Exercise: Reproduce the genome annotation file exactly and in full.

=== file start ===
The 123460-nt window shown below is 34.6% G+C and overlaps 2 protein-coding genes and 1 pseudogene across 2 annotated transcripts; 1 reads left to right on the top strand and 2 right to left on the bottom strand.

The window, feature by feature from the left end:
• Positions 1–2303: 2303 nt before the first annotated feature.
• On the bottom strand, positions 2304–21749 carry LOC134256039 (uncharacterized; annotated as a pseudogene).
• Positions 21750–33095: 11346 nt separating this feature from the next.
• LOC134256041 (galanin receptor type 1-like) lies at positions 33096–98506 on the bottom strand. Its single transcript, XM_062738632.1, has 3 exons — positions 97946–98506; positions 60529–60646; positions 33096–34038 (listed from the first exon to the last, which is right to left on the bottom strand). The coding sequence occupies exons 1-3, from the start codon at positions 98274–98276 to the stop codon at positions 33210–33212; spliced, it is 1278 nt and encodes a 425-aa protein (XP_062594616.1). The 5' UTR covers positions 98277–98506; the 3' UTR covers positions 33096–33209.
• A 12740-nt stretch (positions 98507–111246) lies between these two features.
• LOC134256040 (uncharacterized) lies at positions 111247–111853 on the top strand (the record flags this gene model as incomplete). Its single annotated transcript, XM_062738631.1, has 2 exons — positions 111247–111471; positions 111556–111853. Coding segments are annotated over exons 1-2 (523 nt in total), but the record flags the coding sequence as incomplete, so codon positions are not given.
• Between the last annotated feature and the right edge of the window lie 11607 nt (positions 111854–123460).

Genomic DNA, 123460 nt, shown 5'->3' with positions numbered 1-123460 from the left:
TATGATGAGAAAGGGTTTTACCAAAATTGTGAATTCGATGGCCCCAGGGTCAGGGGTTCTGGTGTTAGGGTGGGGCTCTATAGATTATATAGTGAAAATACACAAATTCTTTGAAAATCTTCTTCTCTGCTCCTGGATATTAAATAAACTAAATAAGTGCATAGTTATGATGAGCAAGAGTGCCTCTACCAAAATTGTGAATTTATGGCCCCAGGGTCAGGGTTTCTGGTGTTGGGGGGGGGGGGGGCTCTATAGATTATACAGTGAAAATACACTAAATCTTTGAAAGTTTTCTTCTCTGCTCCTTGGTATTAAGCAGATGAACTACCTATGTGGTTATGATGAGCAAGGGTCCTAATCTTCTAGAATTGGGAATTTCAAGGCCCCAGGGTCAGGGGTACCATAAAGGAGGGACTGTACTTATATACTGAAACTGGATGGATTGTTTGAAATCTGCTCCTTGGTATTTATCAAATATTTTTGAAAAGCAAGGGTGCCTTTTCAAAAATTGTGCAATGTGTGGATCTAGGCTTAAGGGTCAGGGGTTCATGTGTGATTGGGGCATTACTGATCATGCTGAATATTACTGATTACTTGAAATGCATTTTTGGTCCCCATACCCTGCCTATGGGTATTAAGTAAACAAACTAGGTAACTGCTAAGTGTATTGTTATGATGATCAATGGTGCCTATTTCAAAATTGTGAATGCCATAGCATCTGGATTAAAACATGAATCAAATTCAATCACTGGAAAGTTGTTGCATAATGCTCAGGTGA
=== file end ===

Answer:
The 123460-nt window shown below is 34.6% G+C and overlaps 2 protein-coding genes and 1 pseudogene across 2 annotated transcripts; 1 reads left to right on the top strand and 2 right to left on the bottom strand.

The window, feature by feature from the left end:
• Positions 1–2303: 2303 nt before the first annotated feature.
• On the bottom strand, positions 2304–21749 carry LOC134256039 (uncharacterized; annotated as a pseudogene).
• Positions 21750–33095: 11346 nt separating this feature from the next.
• LOC134256041 (galanin receptor type 1-like) lies at positions 33096–98506 on the bottom strand. Its single transcript, XM_062738632.1, has 3 exons — positions 97946–98506; positions 60529–60646; positions 33096–34038 (listed from the first exon to the last, which is right to left on the bottom strand). The coding sequence occupies exons 1-3, from the start codon at positions 98274–98276 to the stop codon at positions 33210–33212; spliced, it is 1278 nt and encodes a 425-aa protein (XP_062594616.1). The 5' UTR covers positions 98277–98506; the 3' UTR covers positions 33096–33209.
• A 12740-nt stretch (positions 98507–111246) lies between these two features.
• LOC134256040 (uncharacterized) lies at positions 111247–111853 on the top strand (the record flags this gene model as incomplete). Its single annotated transcript, XM_062738631.1, has 2 exons — positions 111247–111471; positions 111556–111853. Coding segments are annotated over exons 1-2 (523 nt in total), but the record flags the coding sequence as incomplete, so codon positions are not given.
• Between the last annotated feature and the right edge of the window lie 11607 nt (positions 111854–123460).

Genomic DNA, 123460 nt, shown 5'->3' with positions numbered 1-123460 from the left:
TATGATGAGAAAGGGTTTTACCAAAATTGTGAATTCGATGGCCCCAGGGTCAGGGGTTCTGGTGTTAGGGTGGGGCTCTATAGATTATATAGTGAAAATACACAAATTCTTTGAAAATCTTCTTCTCTGCTCCTGGATATTAAATAAACTAAATAAGTGCATAGTTATGATGAGCAAGAGTGCCTCTACCAAAATTGTGAATTTATGGCCCCAGGGTCAGGGTTTCTGGTGTTGGGGGGGGGGGGGGCTCTATAGATTATACAGTGAAAATACACTAAATCTTTGAAAGTTTTCTTCTCTGCTCCTTGGTATTAAGCAGATGAACTACCTATGTGGTTATGATGAGCAAGGGTCCTAATCTTCTAGAATTGGGAATTTCAAGGCCCCAGGGTCAGGGGTACCATAAAGGAGGGACTGTACTTATATACTGAAACTGGATGGATTGTTTGAAATCTGCTCCTTGGTATTTATCAAATATTTTTGAAAAGCAAGGGTGCCTTTTCAAAAATTGTGCAATGTGTGGATCTAGGCTTAAGGGTCAGGGGTTCATGTGTGATTGGGGCATTACTGATCATGCTGAATATTACTGATTACTTGAAATGCATTTTTGGTCCCCATACCCTGCCTATGGGTATTAAGTAAACAAACTAGGTAACTGCTAAGTGTATTGTTATGATGATCAATGGTGCCTATTTCAAAATTGTGAATGCCATAGCATCTGGATTAAAACATGAATCAAATTCAATCACTGGAAAGTTGTTGCATAATGCTCAGGTGA